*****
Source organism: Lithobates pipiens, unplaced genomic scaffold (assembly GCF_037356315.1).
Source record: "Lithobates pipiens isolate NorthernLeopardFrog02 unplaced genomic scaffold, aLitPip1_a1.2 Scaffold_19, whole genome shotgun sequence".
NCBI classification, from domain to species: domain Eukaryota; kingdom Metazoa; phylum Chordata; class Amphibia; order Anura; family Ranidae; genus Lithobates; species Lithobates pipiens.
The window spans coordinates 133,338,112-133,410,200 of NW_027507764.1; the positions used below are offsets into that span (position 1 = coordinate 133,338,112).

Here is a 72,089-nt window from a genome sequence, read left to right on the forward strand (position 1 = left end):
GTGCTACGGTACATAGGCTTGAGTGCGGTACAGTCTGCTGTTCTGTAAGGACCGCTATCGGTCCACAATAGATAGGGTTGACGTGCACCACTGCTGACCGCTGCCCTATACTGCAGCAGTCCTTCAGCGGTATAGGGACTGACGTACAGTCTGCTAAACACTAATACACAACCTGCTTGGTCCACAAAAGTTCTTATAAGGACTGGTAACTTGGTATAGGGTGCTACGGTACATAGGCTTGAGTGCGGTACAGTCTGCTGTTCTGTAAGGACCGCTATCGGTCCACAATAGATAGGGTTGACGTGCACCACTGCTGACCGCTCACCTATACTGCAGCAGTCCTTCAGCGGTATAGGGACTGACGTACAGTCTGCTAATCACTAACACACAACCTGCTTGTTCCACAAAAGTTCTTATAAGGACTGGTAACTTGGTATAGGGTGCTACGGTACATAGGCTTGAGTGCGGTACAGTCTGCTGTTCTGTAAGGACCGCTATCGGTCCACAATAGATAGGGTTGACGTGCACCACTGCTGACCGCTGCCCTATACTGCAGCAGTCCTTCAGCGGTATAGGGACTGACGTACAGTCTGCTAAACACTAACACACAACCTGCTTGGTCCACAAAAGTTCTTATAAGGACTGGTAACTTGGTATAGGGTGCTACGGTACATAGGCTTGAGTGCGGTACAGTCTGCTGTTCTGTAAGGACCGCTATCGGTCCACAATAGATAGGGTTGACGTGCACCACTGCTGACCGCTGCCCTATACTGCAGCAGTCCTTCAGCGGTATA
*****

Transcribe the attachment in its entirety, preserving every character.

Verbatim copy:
Source organism: Lithobates pipiens, unplaced genomic scaffold (assembly GCF_037356315.1).
Source record: "Lithobates pipiens isolate NorthernLeopardFrog02 unplaced genomic scaffold, aLitPip1_a1.2 Scaffold_19, whole genome shotgun sequence".
NCBI classification, from domain to species: domain Eukaryota; kingdom Metazoa; phylum Chordata; class Amphibia; order Anura; family Ranidae; genus Lithobates; species Lithobates pipiens.
The window spans coordinates 133,338,112-133,410,200 of NW_027507764.1; the positions used below are offsets into that span (position 1 = coordinate 133,338,112).

Here is a 72,089-nt window from a genome sequence, read left to right on the forward strand (position 1 = left end):
GTGCTACGGTACATAGGCTTGAGTGCGGTACAGTCTGCTGTTCTGTAAGGACCGCTATCGGTCCACAATAGATAGGGTTGACGTGCACCACTGCTGACCGCTGCCCTATACTGCAGCAGTCCTTCAGCGGTATAGGGACTGACGTACAGTCTGCTAAACACTAATACACAACCTGCTTGGTCCACAAAAGTTCTTATAAGGACTGGTAACTTGGTATAGGGTGCTACGGTACATAGGCTTGAGTGCGGTACAGTCTGCTGTTCTGTAAGGACCGCTATCGGTCCACAATAGATAGGGTTGACGTGCACCACTGCTGACCGCTCACCTATACTGCAGCAGTCCTTCAGCGGTATAGGGACTGACGTACAGTCTGCTAATCACTAACACACAACCTGCTTGTTCCACAAAAGTTCTTATAAGGACTGGTAACTTGGTATAGGGTGCTACGGTACATAGGCTTGAGTGCGGTACAGTCTGCTGTTCTGTAAGGACCGCTATCGGTCCACAATAGATAGGGTTGACGTGCACCACTGCTGACCGCTGCCCTATACTGCAGCAGTCCTTCAGCGGTATAGGGACTGACGTACAGTCTGCTAAACACTAACACACAACCTGCTTGGTCCACAAAAGTTCTTATAAGGACTGGTAACTTGGTATAGGGTGCTACGGTACATAGGCTTGAGTGCGGTACAGTCTGCTGTTCTGTAAGGACCGCTATCGGTCCACAATAGATAGGGTTGACGTGCACCACTGCTGACCGCTGCCCTATACTGCAGCAGTCCTTCAGCGGTATA